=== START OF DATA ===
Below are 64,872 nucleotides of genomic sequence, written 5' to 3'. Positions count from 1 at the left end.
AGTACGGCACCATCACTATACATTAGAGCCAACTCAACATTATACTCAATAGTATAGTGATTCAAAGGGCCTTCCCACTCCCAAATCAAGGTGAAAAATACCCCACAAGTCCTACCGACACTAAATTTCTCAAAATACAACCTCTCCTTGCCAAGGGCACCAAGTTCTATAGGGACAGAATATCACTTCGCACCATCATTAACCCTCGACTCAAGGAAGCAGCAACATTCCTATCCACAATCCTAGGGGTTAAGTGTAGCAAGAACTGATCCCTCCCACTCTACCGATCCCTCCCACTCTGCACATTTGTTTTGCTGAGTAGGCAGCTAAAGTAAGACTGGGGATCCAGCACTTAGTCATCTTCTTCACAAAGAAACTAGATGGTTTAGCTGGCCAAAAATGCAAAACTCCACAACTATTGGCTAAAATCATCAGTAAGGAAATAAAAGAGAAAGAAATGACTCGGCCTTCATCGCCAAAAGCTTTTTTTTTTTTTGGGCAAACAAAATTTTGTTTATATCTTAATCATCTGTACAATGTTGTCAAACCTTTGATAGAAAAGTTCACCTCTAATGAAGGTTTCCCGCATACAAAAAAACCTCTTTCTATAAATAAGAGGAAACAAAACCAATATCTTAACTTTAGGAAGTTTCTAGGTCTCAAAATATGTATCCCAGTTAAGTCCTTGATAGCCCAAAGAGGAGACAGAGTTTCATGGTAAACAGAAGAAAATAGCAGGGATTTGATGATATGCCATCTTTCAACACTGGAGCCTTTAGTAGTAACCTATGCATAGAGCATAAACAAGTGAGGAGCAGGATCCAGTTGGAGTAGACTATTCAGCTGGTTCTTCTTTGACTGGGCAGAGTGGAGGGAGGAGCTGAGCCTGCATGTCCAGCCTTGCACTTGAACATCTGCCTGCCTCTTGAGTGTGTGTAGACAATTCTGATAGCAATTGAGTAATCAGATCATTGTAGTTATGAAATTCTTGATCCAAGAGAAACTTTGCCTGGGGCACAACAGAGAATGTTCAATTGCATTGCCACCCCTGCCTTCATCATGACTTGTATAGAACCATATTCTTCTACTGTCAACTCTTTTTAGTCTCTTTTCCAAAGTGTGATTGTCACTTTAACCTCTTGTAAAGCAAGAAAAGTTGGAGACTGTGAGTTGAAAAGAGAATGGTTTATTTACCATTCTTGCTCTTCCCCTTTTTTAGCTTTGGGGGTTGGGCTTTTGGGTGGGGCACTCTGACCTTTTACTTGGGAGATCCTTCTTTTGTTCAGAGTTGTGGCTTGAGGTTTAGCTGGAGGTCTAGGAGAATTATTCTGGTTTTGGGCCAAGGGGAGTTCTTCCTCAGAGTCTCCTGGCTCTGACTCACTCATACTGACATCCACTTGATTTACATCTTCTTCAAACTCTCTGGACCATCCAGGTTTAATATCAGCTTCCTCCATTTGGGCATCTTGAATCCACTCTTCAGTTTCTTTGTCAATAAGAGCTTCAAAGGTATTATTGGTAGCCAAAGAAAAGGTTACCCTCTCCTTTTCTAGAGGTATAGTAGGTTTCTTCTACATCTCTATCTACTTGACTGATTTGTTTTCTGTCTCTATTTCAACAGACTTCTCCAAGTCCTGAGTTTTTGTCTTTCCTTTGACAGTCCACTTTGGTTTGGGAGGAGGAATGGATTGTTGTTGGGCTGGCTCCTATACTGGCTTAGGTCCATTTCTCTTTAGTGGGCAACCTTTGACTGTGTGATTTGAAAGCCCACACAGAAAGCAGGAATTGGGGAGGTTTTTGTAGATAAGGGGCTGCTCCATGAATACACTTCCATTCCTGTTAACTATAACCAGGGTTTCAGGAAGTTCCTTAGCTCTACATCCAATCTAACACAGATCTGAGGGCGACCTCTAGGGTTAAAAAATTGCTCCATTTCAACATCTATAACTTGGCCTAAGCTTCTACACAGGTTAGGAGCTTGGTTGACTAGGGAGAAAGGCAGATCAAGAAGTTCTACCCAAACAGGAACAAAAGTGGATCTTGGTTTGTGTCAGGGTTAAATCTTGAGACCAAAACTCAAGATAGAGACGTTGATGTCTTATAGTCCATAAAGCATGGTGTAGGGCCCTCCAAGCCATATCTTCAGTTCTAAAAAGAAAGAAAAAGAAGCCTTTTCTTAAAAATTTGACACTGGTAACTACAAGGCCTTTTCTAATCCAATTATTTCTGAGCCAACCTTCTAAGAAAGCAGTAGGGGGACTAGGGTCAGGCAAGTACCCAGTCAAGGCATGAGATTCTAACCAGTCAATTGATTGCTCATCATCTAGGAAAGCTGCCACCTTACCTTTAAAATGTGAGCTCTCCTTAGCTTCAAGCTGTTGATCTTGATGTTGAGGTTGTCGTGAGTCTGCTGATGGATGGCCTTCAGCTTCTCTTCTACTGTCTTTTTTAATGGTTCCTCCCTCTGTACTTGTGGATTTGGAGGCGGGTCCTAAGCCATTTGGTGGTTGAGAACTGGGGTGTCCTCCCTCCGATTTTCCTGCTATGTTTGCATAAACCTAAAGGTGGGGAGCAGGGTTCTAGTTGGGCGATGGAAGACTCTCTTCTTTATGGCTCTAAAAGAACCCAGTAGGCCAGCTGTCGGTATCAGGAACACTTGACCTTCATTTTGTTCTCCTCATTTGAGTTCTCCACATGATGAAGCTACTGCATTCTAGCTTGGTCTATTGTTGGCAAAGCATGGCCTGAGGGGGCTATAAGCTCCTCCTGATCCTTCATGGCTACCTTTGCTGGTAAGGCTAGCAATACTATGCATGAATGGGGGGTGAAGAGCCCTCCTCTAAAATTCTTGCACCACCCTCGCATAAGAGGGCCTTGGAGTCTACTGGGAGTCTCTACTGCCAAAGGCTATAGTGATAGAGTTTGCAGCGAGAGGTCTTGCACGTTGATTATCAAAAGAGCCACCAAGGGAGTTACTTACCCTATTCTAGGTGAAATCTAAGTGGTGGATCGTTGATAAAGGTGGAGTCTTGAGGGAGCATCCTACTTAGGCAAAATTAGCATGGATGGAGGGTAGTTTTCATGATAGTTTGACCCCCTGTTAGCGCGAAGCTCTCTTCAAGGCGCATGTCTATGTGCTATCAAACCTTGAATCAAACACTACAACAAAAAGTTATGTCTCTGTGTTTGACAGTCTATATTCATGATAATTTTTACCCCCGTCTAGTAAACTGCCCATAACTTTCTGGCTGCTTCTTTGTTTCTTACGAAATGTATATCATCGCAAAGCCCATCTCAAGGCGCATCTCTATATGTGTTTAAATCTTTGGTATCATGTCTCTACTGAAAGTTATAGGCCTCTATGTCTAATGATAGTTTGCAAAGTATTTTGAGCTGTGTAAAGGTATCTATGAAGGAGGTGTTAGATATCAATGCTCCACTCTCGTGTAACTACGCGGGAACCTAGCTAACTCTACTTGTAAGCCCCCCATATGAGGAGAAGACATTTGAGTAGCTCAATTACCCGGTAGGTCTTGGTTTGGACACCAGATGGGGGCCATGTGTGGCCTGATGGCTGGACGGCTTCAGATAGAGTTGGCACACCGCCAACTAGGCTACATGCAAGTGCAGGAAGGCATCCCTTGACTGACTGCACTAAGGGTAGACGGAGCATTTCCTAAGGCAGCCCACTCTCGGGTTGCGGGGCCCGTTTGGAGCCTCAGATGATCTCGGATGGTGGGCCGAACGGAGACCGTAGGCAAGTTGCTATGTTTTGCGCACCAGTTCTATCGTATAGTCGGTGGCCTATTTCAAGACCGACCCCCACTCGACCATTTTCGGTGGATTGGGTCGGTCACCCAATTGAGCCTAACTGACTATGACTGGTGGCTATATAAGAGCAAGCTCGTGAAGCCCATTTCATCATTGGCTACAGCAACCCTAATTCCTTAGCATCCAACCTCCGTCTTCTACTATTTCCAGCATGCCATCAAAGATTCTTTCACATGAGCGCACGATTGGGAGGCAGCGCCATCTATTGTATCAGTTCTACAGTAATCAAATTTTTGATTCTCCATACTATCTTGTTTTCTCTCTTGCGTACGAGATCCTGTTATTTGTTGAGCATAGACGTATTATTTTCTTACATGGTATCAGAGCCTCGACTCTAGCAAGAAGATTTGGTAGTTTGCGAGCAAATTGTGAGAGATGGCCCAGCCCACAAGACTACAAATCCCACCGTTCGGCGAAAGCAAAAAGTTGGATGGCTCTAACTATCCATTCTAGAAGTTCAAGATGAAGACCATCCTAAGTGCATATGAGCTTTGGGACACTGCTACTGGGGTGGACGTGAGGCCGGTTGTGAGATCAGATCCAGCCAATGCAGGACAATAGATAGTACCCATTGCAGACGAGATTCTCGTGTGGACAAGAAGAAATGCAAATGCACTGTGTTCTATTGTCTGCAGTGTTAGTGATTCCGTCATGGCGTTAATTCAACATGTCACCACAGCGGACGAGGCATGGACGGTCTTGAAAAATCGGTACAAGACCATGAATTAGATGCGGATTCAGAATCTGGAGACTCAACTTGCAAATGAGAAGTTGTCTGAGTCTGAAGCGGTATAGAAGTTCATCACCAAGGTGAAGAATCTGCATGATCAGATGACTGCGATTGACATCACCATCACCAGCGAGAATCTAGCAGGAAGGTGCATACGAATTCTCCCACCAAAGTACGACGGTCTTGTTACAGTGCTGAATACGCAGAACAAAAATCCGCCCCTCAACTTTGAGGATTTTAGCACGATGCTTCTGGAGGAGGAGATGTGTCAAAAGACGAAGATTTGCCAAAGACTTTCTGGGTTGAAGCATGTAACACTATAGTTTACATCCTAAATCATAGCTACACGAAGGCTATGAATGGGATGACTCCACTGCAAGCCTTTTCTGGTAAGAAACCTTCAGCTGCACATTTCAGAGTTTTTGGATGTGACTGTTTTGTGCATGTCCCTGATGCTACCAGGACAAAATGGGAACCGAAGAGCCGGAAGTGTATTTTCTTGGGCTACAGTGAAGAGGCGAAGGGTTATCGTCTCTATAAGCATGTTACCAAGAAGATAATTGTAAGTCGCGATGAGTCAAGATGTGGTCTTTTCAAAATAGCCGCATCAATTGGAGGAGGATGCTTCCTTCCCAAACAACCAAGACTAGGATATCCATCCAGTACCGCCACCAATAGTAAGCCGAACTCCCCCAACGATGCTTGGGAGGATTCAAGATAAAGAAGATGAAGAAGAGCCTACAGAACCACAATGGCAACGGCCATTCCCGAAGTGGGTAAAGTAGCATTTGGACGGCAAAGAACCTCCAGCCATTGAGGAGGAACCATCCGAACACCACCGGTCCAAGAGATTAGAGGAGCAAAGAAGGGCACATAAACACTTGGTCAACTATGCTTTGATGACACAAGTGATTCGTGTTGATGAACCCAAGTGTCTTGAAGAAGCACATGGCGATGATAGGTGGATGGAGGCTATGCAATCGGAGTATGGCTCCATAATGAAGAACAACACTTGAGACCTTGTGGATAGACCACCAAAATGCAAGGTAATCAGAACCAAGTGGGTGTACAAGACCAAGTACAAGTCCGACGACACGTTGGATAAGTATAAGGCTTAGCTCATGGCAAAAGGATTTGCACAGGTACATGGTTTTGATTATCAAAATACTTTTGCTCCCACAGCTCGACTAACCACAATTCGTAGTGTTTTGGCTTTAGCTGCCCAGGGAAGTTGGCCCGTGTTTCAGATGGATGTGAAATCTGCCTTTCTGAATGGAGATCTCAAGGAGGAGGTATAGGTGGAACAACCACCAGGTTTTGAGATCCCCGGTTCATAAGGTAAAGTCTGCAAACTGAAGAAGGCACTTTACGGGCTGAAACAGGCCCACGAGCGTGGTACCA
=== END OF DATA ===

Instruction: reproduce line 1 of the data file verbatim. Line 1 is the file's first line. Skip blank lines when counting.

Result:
Below are 64,872 nucleotides of genomic sequence, written 5' to 3'. Positions count from 1 at the left end.